Thuggery in our local footy leagues must stop
Nonsensical violence in sport is something which has been a bugbear of mine for a very long time and now even more so after the shocking events which occurred over the past weekend in the Adelaide Footy League.
Earlier this week, Mawson Lakes Football Club player, Brayden Bennett, was handed a 10-match ban for a brutal off the ball punch on a Central United 300-gamer, Nathan Fenwick, during the two clubs’ clash on Saturday.
The attack left the Central United player with a broken jaw, which required surgery.
Footage of the incident was posted on the One on One Sports SA Facebook page and has since been swamped with comments calling for a harsher penalty to be handed down – with some even called for a life ban.
Now look, I’m not about to start calling for a witch hunt and will back in the league if they deem the incident to be worthy of the 10-game suspension which was handed down.
However, what I will say is these violent attacks and other unsportsmanlike acts, which are happening at suburban football grounds across the country, are becoming too much and must be called out.
Last year, Salisbury West captain Adam Jones was in the news for all the wrong reasons when he was suspended, and subsequently banned for life, following a sickening running knee which broke the jaw of Trinity Old Scholars player Carl Teusner.
Jones was also charged with multiple other incidents’ during the game.
He apologised profusely after the game and told the ABC his actions were the “biggest mistake of his life.”
I’m certain that Bennett, like Jones, is incredibly remorseful about the situation and the injuries which have been caused.
With that being said, it’s not even these kind of top-tier sickening acts which I have a bee in my bonnet about.
It is the entire culture of the lower divisions across our local footy leagues which I’m calling into question.
I talk to mates and those involved in amateur football and hear stories of players sniping, stomping or other outrageous physical acts which clearly have no place on a footy field.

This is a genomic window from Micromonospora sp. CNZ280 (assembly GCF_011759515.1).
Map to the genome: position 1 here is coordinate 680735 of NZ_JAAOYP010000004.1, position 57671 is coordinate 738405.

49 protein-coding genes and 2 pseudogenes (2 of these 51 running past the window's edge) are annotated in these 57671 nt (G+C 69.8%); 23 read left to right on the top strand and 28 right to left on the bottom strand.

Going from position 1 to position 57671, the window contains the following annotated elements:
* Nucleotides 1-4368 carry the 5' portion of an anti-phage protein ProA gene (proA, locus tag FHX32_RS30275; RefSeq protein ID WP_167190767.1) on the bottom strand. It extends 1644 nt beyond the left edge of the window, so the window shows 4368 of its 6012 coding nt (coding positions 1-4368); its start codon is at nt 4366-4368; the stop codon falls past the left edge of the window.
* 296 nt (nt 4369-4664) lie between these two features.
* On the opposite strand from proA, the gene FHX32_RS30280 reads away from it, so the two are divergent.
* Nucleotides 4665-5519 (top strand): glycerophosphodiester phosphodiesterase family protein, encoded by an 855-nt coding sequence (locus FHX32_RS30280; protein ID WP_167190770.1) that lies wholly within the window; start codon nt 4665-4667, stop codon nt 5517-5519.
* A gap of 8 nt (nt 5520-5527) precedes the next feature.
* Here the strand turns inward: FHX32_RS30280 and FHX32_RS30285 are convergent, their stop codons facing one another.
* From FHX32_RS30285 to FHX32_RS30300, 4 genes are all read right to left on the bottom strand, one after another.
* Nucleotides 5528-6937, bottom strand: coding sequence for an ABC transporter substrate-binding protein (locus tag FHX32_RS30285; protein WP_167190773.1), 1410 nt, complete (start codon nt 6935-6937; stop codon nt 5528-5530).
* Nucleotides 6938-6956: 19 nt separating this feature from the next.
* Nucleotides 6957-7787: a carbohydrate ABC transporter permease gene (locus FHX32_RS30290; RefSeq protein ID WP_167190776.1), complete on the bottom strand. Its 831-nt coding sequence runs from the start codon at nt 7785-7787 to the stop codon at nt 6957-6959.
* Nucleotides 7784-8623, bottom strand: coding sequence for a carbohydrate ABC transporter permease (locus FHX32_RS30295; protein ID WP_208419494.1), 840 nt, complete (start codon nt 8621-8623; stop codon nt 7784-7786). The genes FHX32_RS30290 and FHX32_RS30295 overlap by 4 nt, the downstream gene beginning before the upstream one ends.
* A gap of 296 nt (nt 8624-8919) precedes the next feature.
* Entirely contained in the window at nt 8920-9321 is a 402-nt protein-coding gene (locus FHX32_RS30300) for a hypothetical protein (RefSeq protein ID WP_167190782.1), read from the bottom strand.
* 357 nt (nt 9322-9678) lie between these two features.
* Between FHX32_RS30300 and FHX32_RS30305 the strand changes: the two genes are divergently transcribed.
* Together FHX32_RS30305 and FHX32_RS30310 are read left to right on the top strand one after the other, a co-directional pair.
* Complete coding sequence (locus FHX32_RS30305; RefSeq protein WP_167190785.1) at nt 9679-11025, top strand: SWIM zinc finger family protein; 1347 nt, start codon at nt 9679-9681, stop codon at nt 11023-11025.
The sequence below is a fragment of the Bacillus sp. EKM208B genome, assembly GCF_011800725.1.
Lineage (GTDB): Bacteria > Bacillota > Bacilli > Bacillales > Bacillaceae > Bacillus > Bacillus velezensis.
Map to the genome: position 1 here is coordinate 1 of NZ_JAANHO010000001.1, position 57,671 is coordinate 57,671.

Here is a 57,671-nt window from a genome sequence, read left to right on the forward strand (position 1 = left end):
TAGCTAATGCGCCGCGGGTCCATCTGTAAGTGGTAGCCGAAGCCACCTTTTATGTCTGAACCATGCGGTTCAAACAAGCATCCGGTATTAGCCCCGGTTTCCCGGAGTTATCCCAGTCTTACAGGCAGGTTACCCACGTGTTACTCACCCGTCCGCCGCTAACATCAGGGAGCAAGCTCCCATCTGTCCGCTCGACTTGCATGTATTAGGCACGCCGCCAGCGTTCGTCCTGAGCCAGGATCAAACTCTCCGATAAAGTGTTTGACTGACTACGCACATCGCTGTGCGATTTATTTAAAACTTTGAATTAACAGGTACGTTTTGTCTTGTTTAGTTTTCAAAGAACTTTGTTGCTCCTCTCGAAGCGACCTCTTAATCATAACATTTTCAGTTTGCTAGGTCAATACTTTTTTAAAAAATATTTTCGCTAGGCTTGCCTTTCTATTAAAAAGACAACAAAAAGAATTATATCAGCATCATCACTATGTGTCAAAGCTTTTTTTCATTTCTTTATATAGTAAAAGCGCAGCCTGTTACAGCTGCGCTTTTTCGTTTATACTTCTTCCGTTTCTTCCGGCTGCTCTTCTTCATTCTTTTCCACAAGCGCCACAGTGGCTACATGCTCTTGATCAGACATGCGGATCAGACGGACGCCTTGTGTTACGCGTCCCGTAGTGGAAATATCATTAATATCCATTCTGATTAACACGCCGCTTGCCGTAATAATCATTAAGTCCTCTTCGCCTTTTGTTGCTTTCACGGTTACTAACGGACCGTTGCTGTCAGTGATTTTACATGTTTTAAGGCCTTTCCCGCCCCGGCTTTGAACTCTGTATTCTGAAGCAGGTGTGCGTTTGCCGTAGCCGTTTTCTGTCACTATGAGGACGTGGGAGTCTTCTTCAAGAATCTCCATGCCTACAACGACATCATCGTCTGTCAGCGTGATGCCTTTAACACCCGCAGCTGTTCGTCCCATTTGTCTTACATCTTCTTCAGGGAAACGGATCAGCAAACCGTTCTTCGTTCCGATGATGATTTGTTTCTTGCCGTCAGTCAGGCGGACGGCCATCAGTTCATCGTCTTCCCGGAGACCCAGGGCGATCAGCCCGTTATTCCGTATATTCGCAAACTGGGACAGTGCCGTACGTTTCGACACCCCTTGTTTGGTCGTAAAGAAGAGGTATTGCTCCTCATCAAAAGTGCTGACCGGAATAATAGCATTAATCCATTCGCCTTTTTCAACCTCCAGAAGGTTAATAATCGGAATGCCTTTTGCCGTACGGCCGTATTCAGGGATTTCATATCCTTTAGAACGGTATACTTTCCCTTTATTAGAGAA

Another friend, who works as a goal umpire, has also shared stories of disgusting levels of abuse which he has been subjected to while serving as an official on a Saturday afternoon.
Before everyone jumps into the comments and tells me I’m being a silly nanny, hear me out.
Recently, while attending a division seven match, I witnessed firsthand an altercation which took place in front of the away side’s interchange bench.
The incident was sparked by an alleged racial slur which was hurled from the bench towards an opposition player on the field.
This in turn evolved into a physical stoush on the field and a verbal barrage between opposing club officials off the field.
The verbal tirade continued and, while I fully appreciate the seriousness of the situation, the behaviour of both club officials was quite simply, ridiculous.
I understand long-term clubmen and women are passionate about their local clubs, but this complete lack of respect for fellow human beings was embarrassing to witness firsthand.
The fact that tempers can flare so much in a game of football where players, or non-players, can resort to violence, racial vilification or vicious verbal attacks is over-the-top and completely out of step with wider community expectations.
I love a bit of biff on the footy field as much as the next person, but there are too many members of our amateur competitions who are out there on the field solely to hurt other players.
While not all of these players are belting people to the severity of the incident which occured on the weekend, it is an issue which keeps people out of the game.
When did white line fever get to the point where people resort to such dirty acts?
Many will point to the blatant glorification of Barry Hall’s now infamous hit on Brent Staker which saw ‘Big, Bad, Bustling, Barry’ have a seven week stay on the sidelines.
Just because you’ve slapped on a footy guernsey doesn’t mean you can act, and treat others, like animals.
Local footy is a great spectacle and there are a hell of a lot of people doing the right thing and playing the game the way it should be played.
But it’s those who use the excuse of ‘playing on the edge’ who ruin it for everyone and, unfortunately, those who cannot control themselves end up making decisions on the field which can change their lives, and others’, forever.